This page is still under construction, proper pictures will follow someday...
The harp is said to be among the oldest musical instruments. If by a ‘harp’ one means a musical instrument consisting of a resonator as part of an open or closed frame, where numerous strings of varying length are attached more or less perpendicular to the resonator and plucked with the fingertips (either the fleshy part or the nail), then this statement is probably correct. But if one thinks of a harp only as an instrument six feet tall, weighing roughly eighty pounds, with 47 strings and seven pedals, it is time to take a closer look.
Gothic Harp - Arpa de dos órdenes - Arpa doppia - Davidsharfe
I concern myself with various gut-strung harp types from the European continent, from – roughly – the late Middle Ages until the mid-18th Century. This in itself is a huge range and any attempt to categorise these instruments (e.g. chronologically) is likely to be imprecise and to interfere and overlap with other possible categorisations (e.g. geographically). I will take the issue of the semitones as a guiding principle as I present my harps to you.
My earliest instrument is a Gothic harp, though its name is 20th Century, referring to its design and its resemblance to Gothic architecture. It is a copy by Claus Henry Hüttel of the so-called Wartburg harp, which was probably made around the year 1400 and which might have belonged to the late Minnesänger Oswald von Wolkenstein.
Gothic harps are braying harps. The braying is caused by L-shaped pieces of wood, aptly called bray-pins, which not only secure the strings to the soundboard, but also lightly touch the strings as they vibrate, thus causing exactly the kind of buzzing which classically trained harpists try to avoid! If well adjusted, they yield a lovely purr and amplify the harp’s sound so it stands a fair chance when playing together with singers, fiddles, or a portative organ.…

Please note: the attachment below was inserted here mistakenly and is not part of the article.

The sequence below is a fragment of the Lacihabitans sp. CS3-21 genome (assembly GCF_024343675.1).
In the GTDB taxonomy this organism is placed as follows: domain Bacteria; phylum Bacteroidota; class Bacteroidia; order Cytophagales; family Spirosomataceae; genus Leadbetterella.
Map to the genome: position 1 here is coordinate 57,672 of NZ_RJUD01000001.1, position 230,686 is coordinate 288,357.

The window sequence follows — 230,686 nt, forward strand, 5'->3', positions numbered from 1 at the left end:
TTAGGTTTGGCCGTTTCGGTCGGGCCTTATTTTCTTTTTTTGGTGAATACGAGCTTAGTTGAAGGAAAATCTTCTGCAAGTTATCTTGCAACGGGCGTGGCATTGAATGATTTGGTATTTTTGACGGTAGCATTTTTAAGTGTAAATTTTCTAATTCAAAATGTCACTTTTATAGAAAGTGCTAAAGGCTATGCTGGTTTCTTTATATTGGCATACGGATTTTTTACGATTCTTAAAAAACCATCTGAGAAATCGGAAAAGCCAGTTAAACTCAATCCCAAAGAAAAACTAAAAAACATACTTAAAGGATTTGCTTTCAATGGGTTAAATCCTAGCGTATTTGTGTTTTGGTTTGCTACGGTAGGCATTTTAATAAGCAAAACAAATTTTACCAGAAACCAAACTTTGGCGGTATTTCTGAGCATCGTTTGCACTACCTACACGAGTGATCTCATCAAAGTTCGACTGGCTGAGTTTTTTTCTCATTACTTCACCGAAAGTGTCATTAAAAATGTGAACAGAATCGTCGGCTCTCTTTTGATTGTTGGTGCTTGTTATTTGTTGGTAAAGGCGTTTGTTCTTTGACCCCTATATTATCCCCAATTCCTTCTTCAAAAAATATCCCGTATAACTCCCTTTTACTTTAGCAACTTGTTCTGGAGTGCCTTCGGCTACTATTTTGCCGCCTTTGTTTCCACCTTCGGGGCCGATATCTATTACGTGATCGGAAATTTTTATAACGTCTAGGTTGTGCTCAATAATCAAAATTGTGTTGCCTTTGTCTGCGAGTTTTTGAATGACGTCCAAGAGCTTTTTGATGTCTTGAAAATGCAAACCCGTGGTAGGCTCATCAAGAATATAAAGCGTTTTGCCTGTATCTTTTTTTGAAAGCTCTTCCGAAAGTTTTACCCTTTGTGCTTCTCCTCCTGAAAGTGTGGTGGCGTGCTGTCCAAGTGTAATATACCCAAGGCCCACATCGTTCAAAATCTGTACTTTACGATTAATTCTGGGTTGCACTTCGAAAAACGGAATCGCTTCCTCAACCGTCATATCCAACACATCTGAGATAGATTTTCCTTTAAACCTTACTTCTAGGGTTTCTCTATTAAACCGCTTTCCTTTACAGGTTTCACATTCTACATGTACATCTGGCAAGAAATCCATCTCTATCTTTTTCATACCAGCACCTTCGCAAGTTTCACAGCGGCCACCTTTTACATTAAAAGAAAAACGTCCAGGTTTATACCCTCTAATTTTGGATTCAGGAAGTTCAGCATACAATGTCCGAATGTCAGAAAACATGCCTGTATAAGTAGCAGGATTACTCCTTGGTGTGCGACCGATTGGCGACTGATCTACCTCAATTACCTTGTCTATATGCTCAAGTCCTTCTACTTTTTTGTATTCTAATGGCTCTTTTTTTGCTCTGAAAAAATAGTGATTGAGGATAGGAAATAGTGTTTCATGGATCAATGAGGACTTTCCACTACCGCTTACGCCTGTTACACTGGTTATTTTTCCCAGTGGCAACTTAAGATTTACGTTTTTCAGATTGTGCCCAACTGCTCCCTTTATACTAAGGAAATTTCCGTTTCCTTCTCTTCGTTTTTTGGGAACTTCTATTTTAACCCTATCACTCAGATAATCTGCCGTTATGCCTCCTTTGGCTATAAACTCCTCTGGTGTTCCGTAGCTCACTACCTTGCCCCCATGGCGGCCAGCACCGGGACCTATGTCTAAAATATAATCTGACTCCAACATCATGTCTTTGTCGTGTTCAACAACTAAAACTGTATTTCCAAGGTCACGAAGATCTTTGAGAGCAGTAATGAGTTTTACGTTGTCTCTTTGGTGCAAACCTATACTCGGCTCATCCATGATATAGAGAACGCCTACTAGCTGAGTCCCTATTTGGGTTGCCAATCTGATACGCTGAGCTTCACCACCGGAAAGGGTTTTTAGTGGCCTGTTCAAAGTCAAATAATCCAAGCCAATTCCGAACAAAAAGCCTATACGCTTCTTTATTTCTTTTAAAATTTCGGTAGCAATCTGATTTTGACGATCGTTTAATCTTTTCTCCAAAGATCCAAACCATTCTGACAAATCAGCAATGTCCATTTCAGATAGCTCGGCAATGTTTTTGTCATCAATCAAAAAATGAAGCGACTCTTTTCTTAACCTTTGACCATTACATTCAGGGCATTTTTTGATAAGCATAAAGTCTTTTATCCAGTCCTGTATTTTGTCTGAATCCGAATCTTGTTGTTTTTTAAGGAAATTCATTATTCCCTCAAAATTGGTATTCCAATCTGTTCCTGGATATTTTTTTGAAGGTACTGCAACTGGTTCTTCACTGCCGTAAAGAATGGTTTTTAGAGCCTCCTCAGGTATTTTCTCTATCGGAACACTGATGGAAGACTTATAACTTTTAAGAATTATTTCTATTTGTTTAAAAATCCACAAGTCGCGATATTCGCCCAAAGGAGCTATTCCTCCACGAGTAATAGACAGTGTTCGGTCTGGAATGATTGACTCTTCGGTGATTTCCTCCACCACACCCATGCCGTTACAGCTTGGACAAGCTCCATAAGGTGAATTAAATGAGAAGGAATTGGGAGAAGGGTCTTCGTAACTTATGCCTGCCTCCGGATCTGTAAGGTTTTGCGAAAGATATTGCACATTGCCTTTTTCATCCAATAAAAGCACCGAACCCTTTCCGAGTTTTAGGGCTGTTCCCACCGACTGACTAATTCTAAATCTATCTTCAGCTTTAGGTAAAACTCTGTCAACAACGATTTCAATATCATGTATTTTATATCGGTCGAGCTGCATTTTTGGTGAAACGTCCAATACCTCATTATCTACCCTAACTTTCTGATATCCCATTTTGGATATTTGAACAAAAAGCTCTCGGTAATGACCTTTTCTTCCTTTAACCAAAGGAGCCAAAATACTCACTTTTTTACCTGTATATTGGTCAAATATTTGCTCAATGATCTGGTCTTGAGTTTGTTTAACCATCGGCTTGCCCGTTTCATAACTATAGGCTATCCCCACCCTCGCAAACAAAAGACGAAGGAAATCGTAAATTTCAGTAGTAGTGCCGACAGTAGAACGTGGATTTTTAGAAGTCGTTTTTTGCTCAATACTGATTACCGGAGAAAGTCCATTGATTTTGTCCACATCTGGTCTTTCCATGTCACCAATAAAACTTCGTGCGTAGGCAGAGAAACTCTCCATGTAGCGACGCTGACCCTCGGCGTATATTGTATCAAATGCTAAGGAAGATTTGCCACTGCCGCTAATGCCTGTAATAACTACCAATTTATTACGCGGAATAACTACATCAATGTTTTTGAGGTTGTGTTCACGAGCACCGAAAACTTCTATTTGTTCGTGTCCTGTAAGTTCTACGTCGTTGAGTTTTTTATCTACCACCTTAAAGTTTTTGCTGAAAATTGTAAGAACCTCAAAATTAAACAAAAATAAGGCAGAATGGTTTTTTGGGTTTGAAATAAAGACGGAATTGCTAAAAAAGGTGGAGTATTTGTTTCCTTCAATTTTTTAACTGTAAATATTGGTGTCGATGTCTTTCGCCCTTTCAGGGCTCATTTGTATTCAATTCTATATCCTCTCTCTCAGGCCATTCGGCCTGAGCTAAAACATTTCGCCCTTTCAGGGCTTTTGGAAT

My Gothic harp is tuned diatonically to a C major scale, with an extra b flat string inserted in the middle two octaves. Any other accidental needs to be made by retuning a string (and sacrificing the note which this string was tuned to previously) or by fretting the string against the neck of the harp to shorten it by a semitone. The fluted shape of the neck allows this fretting in the middle range only. Harps of a similar design (long, narrow body carved from one piece of hardwood, sharp angle between string and soundboard) and with similar musical characteristics and possibilities were made and played well into the 16th and even the 17th Century, though the bodies of harps gradually became larger and the angle and spacing of the strings wider.
No specific repertoire survives for this instrument; the Gothic harp was used to accompany song, to play one part in a polyphonic piece and many other things which were not explicitly written for harp, or not written down at all. Also, some lute and keyboard repertoire from the Renaissance (e.g. intabulations of polyphonic songs) is playable on this instrument without too many changes.